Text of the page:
Ingram recommends trying a Freecycle Listserv. “Freecylers don’t like to throw things out,” she explained. “And after I moved, I gave away my moving boxes and all of my bubble wrap and packing peanuts to people via Freecycle because I didn’t want to throw it out and figured someone else could use it.”
8) Join the Bellevue Freecycle group to receive and donate specific items that would otherwise be thrown away.
Share. If you have more books than you and your space can manage, consider giving some away. Check with local libraries, the Salvation Army and Goodwill about possibly donating books to them. Other options: Recycle your books at freecycle (www.freecycle.org) or leave them for others to enjoy. One website, www.bookcrossing.com, encourages bookworms to leave a book in a public place, with a label, then track its travels via the site.
• Everything else: Whatever you need to get rid of, Freecycle (www.freecycle.org) will take it off your hands and donate it to people who want or need it.
www.freecycle.com . It’s free to join and pretty straightforward to use. You list everything you want to get rid of and people come and take it. Just put it on the corner so they can’t be sure which is your house – because of the creepy unknown factor (yes, I am paranoid – we’ll get to that later).
“It’s the ultimate recycling site where people offer things that work or are broken so someone who needs it may get it,” Liz said. “It’s kind of a green movement.”
When she saw the 1976 Ford pickup offered for free in Kalispell, she immediately wrote a message describing her son’s service to his country and his need for a truck to move back to Montana. It was one of an avalanche of responses received by Earl and Jenny Rempel and their five children.
That homily, long a mainstay in the Pennywise universe, popped into mind recently when I discovered Freecycle. Over the course of a few weeks this summer, I obtained a paper shredder, a 28-inch Sanyo television, a VCR/DVD player with its original remote and manual, a like-new Indian cookbook, and a beautiful mahogany bookcase. All of them were free. All I had to do was pick them up.
A fresh start for one family
The first time Laura Connelly used Freecycle, she responded to a post from a young mother who had left her abusive husband in a hurry, with her two children in tow.
“She needed everything — especially business clothes, as she had a good job and didn’t want to lose it. I had just cleaned out all of our closets and had many business and casual clothes that were her size. I even had shoes and purses that matched what she needed,” she says.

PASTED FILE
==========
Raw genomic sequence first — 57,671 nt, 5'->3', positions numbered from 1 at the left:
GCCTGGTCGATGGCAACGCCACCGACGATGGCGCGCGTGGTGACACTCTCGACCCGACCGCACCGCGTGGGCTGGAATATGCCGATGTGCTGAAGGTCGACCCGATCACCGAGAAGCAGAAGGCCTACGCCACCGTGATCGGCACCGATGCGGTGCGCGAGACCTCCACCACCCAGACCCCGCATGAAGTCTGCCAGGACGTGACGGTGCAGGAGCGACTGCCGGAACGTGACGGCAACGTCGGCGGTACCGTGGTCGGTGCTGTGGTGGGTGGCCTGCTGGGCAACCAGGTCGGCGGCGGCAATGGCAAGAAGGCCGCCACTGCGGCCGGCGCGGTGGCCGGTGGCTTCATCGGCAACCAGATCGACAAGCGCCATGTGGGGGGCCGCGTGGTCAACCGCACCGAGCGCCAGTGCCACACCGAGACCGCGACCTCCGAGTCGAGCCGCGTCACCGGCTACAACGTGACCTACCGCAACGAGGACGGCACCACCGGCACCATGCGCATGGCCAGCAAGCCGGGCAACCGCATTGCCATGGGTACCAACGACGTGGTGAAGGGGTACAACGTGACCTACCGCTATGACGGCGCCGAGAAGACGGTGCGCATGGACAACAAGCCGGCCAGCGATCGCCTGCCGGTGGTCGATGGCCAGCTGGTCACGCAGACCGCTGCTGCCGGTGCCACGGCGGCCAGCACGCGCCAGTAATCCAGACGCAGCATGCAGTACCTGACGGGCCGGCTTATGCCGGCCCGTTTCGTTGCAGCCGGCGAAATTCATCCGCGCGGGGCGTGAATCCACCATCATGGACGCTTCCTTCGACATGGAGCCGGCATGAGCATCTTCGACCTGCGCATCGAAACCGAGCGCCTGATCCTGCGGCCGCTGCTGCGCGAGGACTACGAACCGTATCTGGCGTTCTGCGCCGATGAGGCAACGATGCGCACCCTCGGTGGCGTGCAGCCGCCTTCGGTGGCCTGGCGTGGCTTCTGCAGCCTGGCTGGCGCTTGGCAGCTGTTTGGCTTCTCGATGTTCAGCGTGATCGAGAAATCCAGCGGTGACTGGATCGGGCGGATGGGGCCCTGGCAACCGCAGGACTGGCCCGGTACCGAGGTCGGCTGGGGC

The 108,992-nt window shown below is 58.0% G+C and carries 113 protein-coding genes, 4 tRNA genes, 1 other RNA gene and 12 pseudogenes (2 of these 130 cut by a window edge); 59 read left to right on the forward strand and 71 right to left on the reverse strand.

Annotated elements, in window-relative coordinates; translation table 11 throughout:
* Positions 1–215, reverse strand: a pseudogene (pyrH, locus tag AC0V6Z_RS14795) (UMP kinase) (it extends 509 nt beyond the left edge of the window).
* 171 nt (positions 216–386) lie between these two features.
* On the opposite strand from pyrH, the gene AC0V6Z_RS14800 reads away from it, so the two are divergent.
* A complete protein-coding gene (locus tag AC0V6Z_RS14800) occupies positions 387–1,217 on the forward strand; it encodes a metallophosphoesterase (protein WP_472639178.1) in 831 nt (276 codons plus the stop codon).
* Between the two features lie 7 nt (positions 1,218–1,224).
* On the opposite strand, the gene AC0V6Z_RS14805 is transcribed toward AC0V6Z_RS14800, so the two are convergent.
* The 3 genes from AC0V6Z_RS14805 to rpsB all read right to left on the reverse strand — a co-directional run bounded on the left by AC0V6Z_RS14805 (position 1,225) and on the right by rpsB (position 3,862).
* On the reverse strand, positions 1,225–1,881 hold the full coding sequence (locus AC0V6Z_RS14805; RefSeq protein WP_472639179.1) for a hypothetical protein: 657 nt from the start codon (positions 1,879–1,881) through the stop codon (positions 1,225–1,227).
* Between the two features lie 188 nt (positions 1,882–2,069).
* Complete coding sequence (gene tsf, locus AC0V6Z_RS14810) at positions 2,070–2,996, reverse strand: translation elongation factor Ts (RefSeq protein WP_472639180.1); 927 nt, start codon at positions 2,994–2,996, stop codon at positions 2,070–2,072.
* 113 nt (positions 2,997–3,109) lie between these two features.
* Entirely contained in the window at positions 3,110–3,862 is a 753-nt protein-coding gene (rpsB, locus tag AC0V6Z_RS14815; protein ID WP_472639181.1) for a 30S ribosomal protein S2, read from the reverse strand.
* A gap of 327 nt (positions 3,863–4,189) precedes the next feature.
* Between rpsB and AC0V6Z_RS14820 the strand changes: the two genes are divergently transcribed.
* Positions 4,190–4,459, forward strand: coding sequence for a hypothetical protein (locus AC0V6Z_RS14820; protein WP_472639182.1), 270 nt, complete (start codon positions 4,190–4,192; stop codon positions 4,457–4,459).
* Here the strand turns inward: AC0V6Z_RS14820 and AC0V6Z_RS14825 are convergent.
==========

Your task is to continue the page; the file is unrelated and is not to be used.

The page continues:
Having recently upgraded her daughter and son to larger beds, Connelly loaded up a toddler set and a twin set for the woman’s little girl and boy, an extra dresser and toys.
“We crammed all of this to capacity into our Dodge Caravan and met her at her parents’ house in the East End. It was amazing. We had exactly what she needed and more.”
I’ve told you before how much I enjoy participating in Freecycle, an effort that allows everyday folks to give and receive all kinds of stuff for free so that it doesn’t wind up in landfills or cluttering our basements.
Started in Tuscon, Ariz., back in 2003, The Freecycle Network today boasts more than 4,800 groups and upwards of 7 million participants across the globe. If you’re interested in joining the movement, there’s probably a group near you.
I first joined the main Houston group and my neighborhood’s group back in 2004 in search of free plants for my yard. Within a week, I was uprooting some lady’s overgrown ginger and picking up a Papasan cushion for a friend. Needless to say, I was hooked. Who doesn’t like free stuff?
(AXcess News) Washington – The bed was in great condition – bouncy springs, no stains, no rips.
When Deron Beal tried to donate it to his local Goodwill, the nonprofit wouldn’t accept it, per the organization’s no-bed policy.
Instead of hauling the bed to the dump, Beal created a Yahoo message group on May 1, 2003, and offered it to about 40 friends and nonprofits in his town of Tucson, Ariz. It took a few weeks, but he found a taker.
The Freecycle Network was born.
The Freecycle concept is simple: folks give away items they no longer need to avoid having perfectly good things end up in landfills.